Cappy, what if the partner doesn’t keep enough for overhaul in their primary account, but does in nonretirement long term savings that take a few days to transfer into their primary account? Otherwise bang on. Partnerships are great if people can afford it.
     
  20. lancie00

    lancie00 Line Up and Wait

    Joined:
    May 12, 2016
    Messages:
    503
    Display Name:

    Display name:
    lancie00
    1. ADS-B out will be $4500 installed if you go with a new Garmin GTX335. If you have a decent transponder now, you might get by for $1850 with a
    Skybeacon.

    2. Yes, partners can be handled with a good written agreement. All situations are different. Just make sure you have an exit strategy.

    3. In my opinion, yes. It won't save you a lot but you'll be learning in the plane you plan on using so it "should" be safer too.

    4. Yes, it wouldn't hurt to have your CFI take a look at it to make sure it's equipped well enough for training. Remember, you need to be able to make 1 precision and 2 non precision approaches.

    5. Time since an overhaul? Have they had an annual completed? What do the other owners want to do about avionics? Has it had a pitot static check lately? (If you're going to get your IFR you want to be able to fly in the soup.)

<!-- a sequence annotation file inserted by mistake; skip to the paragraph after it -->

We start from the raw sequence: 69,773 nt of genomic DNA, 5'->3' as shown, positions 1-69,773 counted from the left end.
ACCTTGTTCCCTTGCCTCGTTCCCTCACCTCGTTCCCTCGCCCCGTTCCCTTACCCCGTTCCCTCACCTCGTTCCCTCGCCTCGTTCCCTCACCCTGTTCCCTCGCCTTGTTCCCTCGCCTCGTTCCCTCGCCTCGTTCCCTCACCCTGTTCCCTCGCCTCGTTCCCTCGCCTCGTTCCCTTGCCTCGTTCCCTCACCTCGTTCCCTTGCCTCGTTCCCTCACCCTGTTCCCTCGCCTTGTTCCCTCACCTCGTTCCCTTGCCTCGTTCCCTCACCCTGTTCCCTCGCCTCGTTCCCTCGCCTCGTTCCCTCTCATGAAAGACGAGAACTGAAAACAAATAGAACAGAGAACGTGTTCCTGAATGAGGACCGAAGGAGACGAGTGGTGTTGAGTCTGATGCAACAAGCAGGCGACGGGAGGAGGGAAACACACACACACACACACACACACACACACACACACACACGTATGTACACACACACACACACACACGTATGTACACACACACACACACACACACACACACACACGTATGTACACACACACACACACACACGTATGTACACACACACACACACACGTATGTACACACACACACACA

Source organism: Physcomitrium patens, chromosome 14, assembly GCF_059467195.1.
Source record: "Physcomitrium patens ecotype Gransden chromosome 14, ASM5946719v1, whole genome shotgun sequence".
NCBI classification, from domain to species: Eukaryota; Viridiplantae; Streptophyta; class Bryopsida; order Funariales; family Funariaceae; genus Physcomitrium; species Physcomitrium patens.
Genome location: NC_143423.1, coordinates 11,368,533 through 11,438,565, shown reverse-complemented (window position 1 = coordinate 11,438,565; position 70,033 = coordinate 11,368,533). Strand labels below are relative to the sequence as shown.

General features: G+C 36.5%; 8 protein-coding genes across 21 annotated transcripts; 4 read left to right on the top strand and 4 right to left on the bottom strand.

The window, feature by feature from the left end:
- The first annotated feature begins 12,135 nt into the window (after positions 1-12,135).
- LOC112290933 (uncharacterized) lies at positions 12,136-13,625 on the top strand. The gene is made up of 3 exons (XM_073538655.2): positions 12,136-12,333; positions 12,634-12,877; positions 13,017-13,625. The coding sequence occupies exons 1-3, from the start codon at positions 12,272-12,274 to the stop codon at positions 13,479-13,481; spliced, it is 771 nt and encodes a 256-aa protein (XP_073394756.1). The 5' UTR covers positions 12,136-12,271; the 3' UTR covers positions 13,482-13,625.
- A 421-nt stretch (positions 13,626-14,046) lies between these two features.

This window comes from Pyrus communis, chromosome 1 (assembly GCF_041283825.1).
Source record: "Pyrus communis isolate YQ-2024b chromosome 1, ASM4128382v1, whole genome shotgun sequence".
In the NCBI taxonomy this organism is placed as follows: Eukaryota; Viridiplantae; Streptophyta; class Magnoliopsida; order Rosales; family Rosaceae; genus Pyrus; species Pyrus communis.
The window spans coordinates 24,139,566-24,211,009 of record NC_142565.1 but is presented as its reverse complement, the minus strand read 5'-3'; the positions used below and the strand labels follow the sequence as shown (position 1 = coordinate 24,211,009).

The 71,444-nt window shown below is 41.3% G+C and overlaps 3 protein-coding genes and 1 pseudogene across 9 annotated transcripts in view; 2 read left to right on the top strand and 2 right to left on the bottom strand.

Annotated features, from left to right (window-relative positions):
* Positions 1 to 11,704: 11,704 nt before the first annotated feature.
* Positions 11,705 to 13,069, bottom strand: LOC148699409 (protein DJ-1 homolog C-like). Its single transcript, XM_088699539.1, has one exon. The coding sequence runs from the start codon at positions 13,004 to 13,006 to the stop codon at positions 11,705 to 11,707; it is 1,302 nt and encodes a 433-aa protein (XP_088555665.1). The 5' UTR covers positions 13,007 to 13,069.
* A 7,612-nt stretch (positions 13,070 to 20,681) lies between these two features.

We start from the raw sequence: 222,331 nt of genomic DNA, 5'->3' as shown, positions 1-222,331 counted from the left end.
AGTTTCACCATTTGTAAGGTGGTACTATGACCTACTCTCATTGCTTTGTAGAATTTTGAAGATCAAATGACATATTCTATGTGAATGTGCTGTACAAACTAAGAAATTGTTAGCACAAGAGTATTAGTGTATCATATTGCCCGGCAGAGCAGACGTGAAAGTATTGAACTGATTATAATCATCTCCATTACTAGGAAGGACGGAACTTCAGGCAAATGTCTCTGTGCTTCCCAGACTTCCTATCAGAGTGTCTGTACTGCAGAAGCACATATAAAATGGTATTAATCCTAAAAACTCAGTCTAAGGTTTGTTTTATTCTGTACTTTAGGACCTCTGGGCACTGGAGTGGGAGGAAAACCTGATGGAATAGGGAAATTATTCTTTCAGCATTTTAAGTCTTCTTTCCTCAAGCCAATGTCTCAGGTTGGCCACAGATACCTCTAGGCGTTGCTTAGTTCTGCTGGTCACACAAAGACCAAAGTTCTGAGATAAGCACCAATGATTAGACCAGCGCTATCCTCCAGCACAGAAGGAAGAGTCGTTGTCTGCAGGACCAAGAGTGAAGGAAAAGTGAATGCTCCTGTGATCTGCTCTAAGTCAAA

Good luck!!!
     
  21. dreyna14

    dreyna14 Pre-Flight

    Joined:
    Jan 7, 2019
    Messages:
    58
    Display Name:

    Display name:
    Daniel
    Transponder is old so it would no doubt need a new unit for ADS-B. Engine has under 800 hours on it. Annual is due early summer time and mags recently overhauled. I don't know about much else since I've just begun this process.

    Given some good comments above, I'm leaning no on this one but will look at the books and speak to a few other people. I may start putting money away at a faster rate so that I can just buy one outright (probably and RV) and not have to work with other people but I will keep this one in consideration.
     
  22. SkyDog58

    SkyDog58 Touchdown! Greaser! PoA Supporter

    Joined:
    Jun 11, 2015
    Messages:
    12,531
    Location:
    My own special place.
    Display Name:

    Display name:
    Canis Non Grata
    Just curious but where are you located? Someone might know of other ownership or club options for you.
     
  23. cappy48

    cappy48 Pre-takeoff checklist

    Joined:
    Nov 20, 2018
    Messages:
    127
    Location:
    Fredericton NB Canada
    Display Name:

    Display name:
    Cappy
    -----------------------------------------------------------------------------------------